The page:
Cernunnos: It doesn't have to cause screen-tearing. Triple-buffering means a game can run at 43fps with no screen tearing. However, you'll still see judder.

Anonagrog1089d ago (Edited 1089d ago )

Edit: Moved my comment further down.

Svinya1089d ago (Edited 1089d ago )

Frame rates other than 30 or 60 fps cause judder on TVs. Anything that's not divisible by 30.

A locked 30 is smoother than 45fps and arguably a better choice, even if it adds a little more latency to the controls over 45fps.

Anonagrog1089d ago (Edited 1089d ago )

PersonMan's example is based on the usage of vertical sync, where we synchronize frame output with the monitor's native refresh rate. That 43fps you mentioned may be the internal frame-rate the engine can achieve, but how we see that on the monitor can vary so another scenario worth exploring is one without vsync.

With vsync enabled, if the current rendering frame isn't complete in time for the next monitor refresh the previously completed frame has to be re-used again. The downside is that we may negatively effect smoothness of the game, as well as potentially incur a hit to input latency too.

Why is "smoothness" affected?

If you consider any motion in a game scene, that motion is inevitably going to be a function of time. When we display what is happening to the player via the monitor, that's us effectively taking a snapshot of a moment in time within the game. If the speed at which we render and present the scene is consistent with respect to the motions of things within the scene, and thus time, we can represent this motion fairly smoothly to the player. Vsync can cause this smoothness to break down if the internal frame-rate deviates often from the vsync multiples for a monitor (eg. 60Hz monitor: 60fps, 30fps, 20fps, etc), because of frames being delayed every now and then. The result is almost like time stretches and contracts, which we perceive as a lack of "smoothness".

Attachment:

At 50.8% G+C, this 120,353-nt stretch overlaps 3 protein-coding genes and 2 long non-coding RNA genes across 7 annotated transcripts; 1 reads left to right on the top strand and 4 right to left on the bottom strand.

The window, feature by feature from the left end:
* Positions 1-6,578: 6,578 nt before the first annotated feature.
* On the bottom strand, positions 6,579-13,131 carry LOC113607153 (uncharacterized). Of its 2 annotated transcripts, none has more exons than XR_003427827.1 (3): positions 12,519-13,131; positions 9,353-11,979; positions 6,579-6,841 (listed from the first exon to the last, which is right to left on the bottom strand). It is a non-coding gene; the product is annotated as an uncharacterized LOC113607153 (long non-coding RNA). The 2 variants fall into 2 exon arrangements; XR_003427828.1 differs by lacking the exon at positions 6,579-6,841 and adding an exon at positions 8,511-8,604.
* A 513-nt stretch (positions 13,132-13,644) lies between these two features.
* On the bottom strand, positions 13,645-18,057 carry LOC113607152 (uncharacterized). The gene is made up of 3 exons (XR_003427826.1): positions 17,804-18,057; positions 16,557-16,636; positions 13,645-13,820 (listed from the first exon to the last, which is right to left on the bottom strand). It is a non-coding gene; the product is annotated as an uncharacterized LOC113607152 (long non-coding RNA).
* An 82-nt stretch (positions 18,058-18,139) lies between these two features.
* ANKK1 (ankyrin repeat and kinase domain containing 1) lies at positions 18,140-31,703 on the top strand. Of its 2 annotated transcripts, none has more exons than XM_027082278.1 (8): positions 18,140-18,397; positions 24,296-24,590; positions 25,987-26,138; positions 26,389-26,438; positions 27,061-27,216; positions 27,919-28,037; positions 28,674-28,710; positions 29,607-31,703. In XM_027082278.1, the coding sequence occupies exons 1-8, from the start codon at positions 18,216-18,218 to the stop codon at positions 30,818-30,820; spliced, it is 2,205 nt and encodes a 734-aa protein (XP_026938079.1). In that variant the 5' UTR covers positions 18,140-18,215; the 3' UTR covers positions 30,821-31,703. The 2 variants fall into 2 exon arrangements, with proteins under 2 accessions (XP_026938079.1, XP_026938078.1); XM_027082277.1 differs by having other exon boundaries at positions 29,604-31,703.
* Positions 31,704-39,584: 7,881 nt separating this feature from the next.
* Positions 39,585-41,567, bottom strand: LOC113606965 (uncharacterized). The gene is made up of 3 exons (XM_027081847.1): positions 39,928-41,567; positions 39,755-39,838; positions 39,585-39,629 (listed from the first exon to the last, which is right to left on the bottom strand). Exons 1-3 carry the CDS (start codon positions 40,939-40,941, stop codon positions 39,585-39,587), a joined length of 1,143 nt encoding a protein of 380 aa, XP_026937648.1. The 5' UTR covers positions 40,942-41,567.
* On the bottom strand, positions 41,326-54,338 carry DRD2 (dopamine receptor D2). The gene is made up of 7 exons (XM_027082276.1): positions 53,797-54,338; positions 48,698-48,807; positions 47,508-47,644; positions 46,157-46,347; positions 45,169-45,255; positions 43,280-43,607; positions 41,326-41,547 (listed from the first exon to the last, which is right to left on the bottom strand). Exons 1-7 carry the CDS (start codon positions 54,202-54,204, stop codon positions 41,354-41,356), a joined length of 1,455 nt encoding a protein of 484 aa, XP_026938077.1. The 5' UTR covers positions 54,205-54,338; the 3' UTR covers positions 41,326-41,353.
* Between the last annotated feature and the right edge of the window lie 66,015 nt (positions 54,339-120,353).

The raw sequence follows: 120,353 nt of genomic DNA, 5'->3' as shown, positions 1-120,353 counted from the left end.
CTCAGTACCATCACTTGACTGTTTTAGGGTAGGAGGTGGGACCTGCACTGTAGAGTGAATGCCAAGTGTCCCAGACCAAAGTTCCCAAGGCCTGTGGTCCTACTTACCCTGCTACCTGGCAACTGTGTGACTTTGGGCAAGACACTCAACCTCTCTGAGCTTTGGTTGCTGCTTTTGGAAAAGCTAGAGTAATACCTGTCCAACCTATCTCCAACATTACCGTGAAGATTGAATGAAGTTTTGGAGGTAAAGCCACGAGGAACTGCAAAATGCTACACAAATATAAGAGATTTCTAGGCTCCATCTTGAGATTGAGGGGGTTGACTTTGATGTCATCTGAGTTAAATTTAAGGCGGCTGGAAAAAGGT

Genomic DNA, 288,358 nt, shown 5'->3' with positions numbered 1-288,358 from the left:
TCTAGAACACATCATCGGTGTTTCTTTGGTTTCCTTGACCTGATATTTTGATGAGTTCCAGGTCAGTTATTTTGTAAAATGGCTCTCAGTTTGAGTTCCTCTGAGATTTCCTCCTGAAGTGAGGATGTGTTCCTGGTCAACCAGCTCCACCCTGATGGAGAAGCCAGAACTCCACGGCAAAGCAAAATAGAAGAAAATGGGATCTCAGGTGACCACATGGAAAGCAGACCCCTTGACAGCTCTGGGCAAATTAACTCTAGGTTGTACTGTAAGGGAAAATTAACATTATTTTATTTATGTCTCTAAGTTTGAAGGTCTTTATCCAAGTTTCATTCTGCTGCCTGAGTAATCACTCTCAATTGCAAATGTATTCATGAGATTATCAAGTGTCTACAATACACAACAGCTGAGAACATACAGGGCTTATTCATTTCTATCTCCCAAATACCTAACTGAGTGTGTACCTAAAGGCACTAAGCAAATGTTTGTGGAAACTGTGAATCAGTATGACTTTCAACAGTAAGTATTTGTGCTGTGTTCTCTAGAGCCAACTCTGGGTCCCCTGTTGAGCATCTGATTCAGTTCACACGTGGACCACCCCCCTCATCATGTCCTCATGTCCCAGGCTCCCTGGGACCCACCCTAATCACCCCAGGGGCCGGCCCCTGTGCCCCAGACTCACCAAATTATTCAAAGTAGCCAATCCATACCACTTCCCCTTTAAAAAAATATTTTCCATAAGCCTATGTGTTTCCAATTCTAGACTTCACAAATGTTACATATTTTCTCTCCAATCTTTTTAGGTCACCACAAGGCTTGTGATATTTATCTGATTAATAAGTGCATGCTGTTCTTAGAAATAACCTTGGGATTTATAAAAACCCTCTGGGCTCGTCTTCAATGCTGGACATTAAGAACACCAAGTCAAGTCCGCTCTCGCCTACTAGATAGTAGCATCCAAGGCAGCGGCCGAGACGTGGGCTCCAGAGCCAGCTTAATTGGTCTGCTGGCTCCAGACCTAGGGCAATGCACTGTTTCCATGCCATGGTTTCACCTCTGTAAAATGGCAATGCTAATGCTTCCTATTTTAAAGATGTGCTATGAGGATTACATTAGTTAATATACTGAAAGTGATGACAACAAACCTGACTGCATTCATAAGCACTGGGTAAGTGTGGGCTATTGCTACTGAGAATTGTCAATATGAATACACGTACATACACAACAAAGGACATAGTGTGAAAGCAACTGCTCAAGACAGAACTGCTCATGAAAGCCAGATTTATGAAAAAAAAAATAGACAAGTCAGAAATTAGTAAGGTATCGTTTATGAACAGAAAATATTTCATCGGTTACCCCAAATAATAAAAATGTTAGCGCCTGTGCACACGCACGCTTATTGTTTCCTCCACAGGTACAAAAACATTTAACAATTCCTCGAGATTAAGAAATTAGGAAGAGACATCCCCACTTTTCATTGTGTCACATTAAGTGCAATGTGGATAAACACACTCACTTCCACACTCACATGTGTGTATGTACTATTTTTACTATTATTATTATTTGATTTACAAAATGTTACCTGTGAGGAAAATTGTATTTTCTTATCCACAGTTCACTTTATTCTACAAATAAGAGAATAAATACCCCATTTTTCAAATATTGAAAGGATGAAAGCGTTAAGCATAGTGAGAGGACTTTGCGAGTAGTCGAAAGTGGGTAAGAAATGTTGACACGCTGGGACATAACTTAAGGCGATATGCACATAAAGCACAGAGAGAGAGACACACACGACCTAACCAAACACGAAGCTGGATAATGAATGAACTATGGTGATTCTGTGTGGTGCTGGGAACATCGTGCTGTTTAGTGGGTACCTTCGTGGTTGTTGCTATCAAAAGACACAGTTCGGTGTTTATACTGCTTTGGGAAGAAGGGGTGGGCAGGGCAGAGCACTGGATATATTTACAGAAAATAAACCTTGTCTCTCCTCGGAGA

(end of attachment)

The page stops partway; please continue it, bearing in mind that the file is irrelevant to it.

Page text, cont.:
If you ignore vsync and just 'send' the frame as and when it's rendered instead, we no longer introduce unwanted judder and input latency; however, we may now be hit by 'screen tear'. In short, it's just the occurrence of seeing both the previous and the current frames spliced together on screen at the same time. As you may imagine, if a lot has 'changed' between the previous frame and the current one (e.g. fast motion of you through the environment, or perhaps the environment around you), there may be a noticeable 'tear' in screen image that lowers the overall apparent image quality.

The pros and cons of each suit different situations, but it's ultimately subjective depending on the user.

In the console development realm a lot of effort is put into minimizing such downsides by trying to ensure a consistent internal frame-rate at all times near to the desired 60 or 30 fps vsync target. A target any lower (20fps as the next multiple) would cause visuals and responsiveness to suffer. That's why some console games temporarily endure screen tear (eg. at 27fps) when dropping below 30fps instead of dropping straight down to 20 with vsync.

NB: You may have heard of pc monitors with tech like Nvidia's 'G-Sync'. That's a way of combating the above by having the monitor vary it's own refresh rate to suit instead of the other way around. All of this is really a legacy support problem that serves little purpose in modern displays. It's an unfortunate thing that needs to "go the way of the Dodo" in my eyes. Bring on an open standard.

Illusive_Man1089d ago

It other words the system isn't powerful enough but we'll try